at Digging Dog
First cultivated in the mid-1500s, Aconitum derivatives were used as both a medicine and a poison, and an unwanted husband might have easily met his end while drinking his dear wife’s tonic. Simply Medieval! Leaves, stems and roots are poisonous, but the stately Aconitum still deserves a place in our gardens because of the unusual late season blooms it hoists in masses on stalwart stems.
An excellent cut flower, unique for its large, draped sepal, Aconitum loves moist, but not wet soils, cool summer nights, and protection from the heat of the day. Perfect
in the border or at woodland’s edge, their bold presence makes an engaging companion to Anemone, Helenium and late blooming Persicaria.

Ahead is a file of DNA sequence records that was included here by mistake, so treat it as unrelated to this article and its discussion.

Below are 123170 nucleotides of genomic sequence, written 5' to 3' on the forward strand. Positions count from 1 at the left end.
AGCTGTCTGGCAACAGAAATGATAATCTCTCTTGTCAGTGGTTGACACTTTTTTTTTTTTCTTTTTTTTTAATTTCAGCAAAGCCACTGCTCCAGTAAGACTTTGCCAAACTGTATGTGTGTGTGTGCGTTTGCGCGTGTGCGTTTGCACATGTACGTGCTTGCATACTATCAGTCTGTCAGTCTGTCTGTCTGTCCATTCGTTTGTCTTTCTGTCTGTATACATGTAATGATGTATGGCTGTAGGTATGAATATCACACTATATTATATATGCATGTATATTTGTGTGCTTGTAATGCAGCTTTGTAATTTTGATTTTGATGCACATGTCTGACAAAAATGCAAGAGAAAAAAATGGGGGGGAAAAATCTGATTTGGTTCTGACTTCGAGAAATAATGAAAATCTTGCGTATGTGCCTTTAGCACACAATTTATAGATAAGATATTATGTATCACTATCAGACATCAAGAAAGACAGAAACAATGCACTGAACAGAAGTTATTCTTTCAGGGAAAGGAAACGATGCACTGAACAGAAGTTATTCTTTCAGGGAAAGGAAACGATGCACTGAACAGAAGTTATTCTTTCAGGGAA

This commanding Chinese denizen has a lot to offer:
unyielding medium-sized stature that never needs staking,
gleaming verdant foliage and crystal clear late season
bloom. Garnishing stiff dark blue-violet spires, the
hood-shaped flowers surmount ramrod straight stems
wrapped in triclefted green leaves, each further carved
by stylish lobes and toothed edges. Aconitum fischeri�s dignified persona is ideal, either for a midborder position flanked withMuhlenbergia r. Undaunted.
Size: 2' 0"–3' 0" high x 12"–18" wide; hardy to zone 4.
Aconitum fischeri (P-1349)
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